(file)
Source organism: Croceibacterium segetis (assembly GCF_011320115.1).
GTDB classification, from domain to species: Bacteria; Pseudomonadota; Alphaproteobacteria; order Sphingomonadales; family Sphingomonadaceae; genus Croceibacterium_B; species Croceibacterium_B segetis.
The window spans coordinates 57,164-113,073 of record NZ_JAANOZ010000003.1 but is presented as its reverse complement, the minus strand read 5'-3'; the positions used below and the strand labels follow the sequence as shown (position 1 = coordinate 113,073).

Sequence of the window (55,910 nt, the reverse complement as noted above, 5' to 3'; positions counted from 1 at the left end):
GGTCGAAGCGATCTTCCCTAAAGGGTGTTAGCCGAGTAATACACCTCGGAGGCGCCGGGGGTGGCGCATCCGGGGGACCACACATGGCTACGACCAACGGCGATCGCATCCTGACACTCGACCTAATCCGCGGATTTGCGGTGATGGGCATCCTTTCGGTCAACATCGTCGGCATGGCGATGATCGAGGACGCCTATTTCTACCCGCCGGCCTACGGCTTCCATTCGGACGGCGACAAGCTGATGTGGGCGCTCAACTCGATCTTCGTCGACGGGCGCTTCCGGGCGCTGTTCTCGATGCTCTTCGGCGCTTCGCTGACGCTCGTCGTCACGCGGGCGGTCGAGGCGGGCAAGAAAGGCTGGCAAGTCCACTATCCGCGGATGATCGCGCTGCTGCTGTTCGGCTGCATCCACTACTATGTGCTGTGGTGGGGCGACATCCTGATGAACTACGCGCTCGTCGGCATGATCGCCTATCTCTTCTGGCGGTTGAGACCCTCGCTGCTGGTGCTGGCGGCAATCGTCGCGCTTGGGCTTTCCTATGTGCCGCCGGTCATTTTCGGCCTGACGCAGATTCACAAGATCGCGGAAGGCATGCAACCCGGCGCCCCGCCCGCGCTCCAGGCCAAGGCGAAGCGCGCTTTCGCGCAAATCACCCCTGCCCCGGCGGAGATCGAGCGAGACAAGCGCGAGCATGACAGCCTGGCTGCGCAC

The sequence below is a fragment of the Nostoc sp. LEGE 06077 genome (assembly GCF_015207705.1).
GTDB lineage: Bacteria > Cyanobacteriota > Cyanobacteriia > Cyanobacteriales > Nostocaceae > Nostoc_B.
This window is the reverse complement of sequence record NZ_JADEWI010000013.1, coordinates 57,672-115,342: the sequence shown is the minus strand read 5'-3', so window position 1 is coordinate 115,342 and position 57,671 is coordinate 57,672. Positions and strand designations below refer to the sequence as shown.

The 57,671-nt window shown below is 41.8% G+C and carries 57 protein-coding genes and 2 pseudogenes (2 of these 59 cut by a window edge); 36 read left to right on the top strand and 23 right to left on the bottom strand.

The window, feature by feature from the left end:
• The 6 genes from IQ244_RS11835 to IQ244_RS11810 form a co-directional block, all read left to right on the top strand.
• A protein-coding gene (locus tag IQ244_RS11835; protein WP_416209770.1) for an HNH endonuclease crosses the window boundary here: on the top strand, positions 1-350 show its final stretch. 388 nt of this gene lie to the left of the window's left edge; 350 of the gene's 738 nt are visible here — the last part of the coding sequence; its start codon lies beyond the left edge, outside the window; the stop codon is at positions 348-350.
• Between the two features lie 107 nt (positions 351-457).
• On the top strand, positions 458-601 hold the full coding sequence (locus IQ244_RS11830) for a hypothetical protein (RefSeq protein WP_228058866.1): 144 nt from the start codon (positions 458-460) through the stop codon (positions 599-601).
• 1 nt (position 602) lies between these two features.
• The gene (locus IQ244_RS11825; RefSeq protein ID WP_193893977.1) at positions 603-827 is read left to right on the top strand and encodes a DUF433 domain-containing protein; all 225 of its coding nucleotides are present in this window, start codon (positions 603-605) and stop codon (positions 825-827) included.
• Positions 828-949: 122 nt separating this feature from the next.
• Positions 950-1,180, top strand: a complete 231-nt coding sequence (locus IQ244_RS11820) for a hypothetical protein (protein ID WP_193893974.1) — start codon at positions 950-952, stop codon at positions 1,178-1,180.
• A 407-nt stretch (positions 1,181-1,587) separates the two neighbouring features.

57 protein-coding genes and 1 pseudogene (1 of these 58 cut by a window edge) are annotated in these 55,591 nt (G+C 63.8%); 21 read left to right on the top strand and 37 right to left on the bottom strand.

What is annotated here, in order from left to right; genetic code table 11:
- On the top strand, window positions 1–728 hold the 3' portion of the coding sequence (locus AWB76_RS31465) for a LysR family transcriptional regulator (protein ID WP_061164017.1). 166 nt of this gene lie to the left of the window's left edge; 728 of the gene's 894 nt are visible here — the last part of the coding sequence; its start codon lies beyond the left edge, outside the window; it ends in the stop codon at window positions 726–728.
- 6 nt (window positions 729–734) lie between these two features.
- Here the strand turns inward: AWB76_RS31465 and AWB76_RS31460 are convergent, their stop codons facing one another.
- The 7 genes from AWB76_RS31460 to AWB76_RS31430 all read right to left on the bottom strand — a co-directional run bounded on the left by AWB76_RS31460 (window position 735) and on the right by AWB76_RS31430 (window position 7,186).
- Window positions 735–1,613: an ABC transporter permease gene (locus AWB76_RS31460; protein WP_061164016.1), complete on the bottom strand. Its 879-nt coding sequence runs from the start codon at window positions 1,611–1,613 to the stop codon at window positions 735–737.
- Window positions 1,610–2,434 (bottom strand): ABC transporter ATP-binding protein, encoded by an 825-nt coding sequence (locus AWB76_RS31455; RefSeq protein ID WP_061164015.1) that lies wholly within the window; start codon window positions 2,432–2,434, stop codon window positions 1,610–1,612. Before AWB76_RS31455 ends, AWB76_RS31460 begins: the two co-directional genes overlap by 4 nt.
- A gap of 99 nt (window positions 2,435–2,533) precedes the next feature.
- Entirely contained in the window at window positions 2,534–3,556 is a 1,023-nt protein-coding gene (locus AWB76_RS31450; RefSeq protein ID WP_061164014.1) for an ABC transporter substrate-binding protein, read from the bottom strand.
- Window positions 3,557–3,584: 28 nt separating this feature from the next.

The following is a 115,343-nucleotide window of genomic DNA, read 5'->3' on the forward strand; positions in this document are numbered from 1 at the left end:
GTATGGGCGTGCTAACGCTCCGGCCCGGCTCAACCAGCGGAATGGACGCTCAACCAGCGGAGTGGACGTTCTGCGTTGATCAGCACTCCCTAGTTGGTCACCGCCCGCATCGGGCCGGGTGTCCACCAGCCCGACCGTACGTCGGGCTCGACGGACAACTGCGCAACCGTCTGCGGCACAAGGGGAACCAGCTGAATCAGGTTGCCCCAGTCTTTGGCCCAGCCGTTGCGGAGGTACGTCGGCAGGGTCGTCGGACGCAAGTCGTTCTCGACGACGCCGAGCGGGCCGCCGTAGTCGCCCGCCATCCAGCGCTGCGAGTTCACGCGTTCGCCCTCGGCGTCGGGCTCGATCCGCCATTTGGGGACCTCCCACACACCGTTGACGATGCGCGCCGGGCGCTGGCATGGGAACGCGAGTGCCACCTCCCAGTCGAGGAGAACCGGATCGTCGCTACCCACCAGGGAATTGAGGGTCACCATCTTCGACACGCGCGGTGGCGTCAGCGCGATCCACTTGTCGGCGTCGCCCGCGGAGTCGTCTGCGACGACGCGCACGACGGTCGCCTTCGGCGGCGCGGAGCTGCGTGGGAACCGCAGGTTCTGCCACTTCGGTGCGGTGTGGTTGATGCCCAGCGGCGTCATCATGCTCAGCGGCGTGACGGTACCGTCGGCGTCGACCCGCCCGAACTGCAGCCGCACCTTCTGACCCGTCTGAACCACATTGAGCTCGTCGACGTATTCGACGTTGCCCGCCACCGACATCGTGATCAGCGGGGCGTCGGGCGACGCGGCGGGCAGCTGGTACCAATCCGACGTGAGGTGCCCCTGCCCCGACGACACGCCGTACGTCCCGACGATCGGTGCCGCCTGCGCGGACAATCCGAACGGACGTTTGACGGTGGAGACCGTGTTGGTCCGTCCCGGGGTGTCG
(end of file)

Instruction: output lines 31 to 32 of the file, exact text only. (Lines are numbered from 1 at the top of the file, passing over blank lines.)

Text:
The following is a 115,343-nucleotide window of genomic DNA, read 5'->3' on the forward strand; positions in this document are numbered from 1 at the left end:
GTATGGGCGTGCTAACGCTCCGGCCCGGCTCAACCAGCGGAATGGACGCTCAACCAGCGGAGTGGACGTTCTGCGTTGATCAGCACTCCCTAGTTGGTCACCGCCCGCATCGGGCCGGGTGTCCACCAGCCCGACCGTACGTCGGGCTCGACGGACAACTGCGCAACCGTCTGCGGCACAAGGGGAACCAGCTGAATCAGGTTGCCCCAGTCTTTGGCCCAGCCGTTGCGGAGGTACGTCGGCAGGGTCGTCGGACGCAAGTCGTTCTCGACGACGCCGAGCGGGCCGCCGTAGTCGCCCGCCATCCAGCGCTGCGAGTTCACGCGTTCGCCCTCGGCGTCGGGCTCGATCCGCCATTTGGGGACCTCCCACACACCGTTGACGATGCGCGCCGGGCGCTGGCATGGGAACGCGAGTGCCACCTCCCAGTCGAGGAGAACCGGATCGTCGCTACCCACCAGGGAATTGAGGGTCACCATCTTCGACACGCGCGGTGGCGTCAGCGCGATCCACTTGTCGGCGTCGCCCGCGGAGTCGTCTGCGACGACGCGCACGACGGTCGCCTTCGGCGGCGCGGAGCTGCGTGGGAACCGCAGGTTCTGCCACTTCGGTGCGGTGTGGTTGATGCCCAGCGGCGTCATCATGCTCAGCGGCGTGACGGTACCGTCGGCGTCGACCCGCCCGAACTGCAGCCGCACCTTCTGACCCGTCTGAACCACATTGAGCTCGTCGACGTATTCGACGTTGCCCGCCACCGACATCGTGATCAGCGGGGCGTCGGGCGACGCGGCGGGCAGCTGGTACCAATCCGACGTGAGGTGCCCCTGCCCCGACGACACGCCGTACGTCCCGACGATCGGTGCCGCCTGCGCGGACAATCCGAACGGACGTTTGACGGTGGAGACCGTGTTGGTCCGTCCCGGGGTGTCG